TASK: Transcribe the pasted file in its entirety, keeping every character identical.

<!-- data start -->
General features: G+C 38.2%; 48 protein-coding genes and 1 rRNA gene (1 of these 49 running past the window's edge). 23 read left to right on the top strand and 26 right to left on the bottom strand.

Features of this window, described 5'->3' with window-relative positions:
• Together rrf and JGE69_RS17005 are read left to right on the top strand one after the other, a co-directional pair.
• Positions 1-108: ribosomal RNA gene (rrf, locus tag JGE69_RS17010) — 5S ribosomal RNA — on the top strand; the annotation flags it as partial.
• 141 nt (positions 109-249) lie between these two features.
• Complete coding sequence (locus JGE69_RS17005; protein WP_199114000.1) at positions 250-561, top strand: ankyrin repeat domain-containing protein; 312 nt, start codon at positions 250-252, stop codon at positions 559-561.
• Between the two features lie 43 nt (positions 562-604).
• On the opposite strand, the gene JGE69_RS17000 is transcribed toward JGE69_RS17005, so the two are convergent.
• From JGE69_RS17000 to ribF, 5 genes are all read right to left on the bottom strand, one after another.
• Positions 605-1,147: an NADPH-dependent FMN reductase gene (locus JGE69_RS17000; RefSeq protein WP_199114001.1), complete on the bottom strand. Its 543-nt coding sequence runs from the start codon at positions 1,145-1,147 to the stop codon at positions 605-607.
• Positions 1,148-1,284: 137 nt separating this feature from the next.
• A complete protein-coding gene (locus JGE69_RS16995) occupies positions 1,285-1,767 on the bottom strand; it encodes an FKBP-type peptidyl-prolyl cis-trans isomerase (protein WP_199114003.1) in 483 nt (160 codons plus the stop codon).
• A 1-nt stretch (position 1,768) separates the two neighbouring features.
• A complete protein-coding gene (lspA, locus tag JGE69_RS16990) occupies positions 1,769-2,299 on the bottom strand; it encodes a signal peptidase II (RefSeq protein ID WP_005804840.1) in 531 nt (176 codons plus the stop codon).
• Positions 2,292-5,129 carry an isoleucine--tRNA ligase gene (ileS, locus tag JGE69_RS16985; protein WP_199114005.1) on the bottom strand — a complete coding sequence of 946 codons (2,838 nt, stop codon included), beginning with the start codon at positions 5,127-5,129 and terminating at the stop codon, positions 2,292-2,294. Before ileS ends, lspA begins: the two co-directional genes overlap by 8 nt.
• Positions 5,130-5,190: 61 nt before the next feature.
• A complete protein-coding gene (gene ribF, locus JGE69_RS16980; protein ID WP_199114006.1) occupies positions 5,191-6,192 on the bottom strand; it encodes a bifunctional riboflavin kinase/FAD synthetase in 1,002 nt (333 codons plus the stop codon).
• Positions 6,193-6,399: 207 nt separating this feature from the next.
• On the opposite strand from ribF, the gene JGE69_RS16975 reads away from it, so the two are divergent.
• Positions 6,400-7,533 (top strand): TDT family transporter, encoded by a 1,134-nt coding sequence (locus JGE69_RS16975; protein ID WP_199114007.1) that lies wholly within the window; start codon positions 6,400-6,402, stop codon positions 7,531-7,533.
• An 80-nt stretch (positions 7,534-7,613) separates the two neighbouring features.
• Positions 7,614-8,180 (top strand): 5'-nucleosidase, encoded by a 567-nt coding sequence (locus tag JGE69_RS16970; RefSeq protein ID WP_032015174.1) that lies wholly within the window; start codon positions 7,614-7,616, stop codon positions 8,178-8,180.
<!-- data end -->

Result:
General features: G+C 38.2%; 48 protein-coding genes and 1 rRNA gene (1 of these 49 running past the window's edge). 23 read left to right on the top strand and 26 right to left on the bottom strand.

Features of this window, described 5'->3' with window-relative positions:
• Together rrf and JGE69_RS17005 are read left to right on the top strand one after the other, a co-directional pair.
• Positions 1-108: ribosomal RNA gene (rrf, locus tag JGE69_RS17010) — 5S ribosomal RNA — on the top strand; the annotation flags it as partial.
• 141 nt (positions 109-249) lie between these two features.
• Complete coding sequence (locus JGE69_RS17005; protein WP_199114000.1) at positions 250-561, top strand: ankyrin repeat domain-containing protein; 312 nt, start codon at positions 250-252, stop codon at positions 559-561.
• Between the two features lie 43 nt (positions 562-604).
• On the opposite strand, the gene JGE69_RS17000 is transcribed toward JGE69_RS17005, so the two are convergent.
• From JGE69_RS17000 to ribF, 5 genes are all read right to left on the bottom strand, one after another.
• Positions 605-1,147: an NADPH-dependent FMN reductase gene (locus JGE69_RS17000; RefSeq protein WP_199114001.1), complete on the bottom strand. Its 543-nt coding sequence runs from the start codon at positions 1,145-1,147 to the stop codon at positions 605-607.
• Positions 1,148-1,284: 137 nt separating this feature from the next.
• A complete protein-coding gene (locus JGE69_RS16995) occupies positions 1,285-1,767 on the bottom strand; it encodes an FKBP-type peptidyl-prolyl cis-trans isomerase (protein WP_199114003.1) in 483 nt (160 codons plus the stop codon).
• A 1-nt stretch (position 1,768) separates the two neighbouring features.
• A complete protein-coding gene (lspA, locus tag JGE69_RS16990) occupies positions 1,769-2,299 on the bottom strand; it encodes a signal peptidase II (RefSeq protein ID WP_005804840.1) in 531 nt (176 codons plus the stop codon).
• Positions 2,292-5,129 carry an isoleucine--tRNA ligase gene (ileS, locus tag JGE69_RS16985; protein WP_199114005.1) on the bottom strand — a complete coding sequence of 946 codons (2,838 nt, stop codon included), beginning with the start codon at positions 5,127-5,129 and terminating at the stop codon, positions 2,292-2,294. Before ileS ends, lspA begins: the two co-directional genes overlap by 8 nt.
• Positions 5,130-5,190: 61 nt before the next feature.
• A complete protein-coding gene (gene ribF, locus JGE69_RS16980; protein ID WP_199114006.1) occupies positions 5,191-6,192 on the bottom strand; it encodes a bifunctional riboflavin kinase/FAD synthetase in 1,002 nt (333 codons plus the stop codon).
• Positions 6,193-6,399: 207 nt separating this feature from the next.
• On the opposite strand from ribF, the gene JGE69_RS16975 reads away from it, so the two are divergent.
• Positions 6,400-7,533 (top strand): TDT family transporter, encoded by a 1,134-nt coding sequence (locus JGE69_RS16975; protein ID WP_199114007.1) that lies wholly within the window; start codon positions 6,400-6,402, stop codon positions 7,531-7,533.
• An 80-nt stretch (positions 7,534-7,613) separates the two neighbouring features.
• Positions 7,614-8,180 (top strand): 5'-nucleosidase, encoded by a 567-nt coding sequence (locus tag JGE69_RS16970; RefSeq protein ID WP_032015174.1) that lies wholly within the window; start codon positions 7,614-7,616, stop codon positions 8,178-8,180.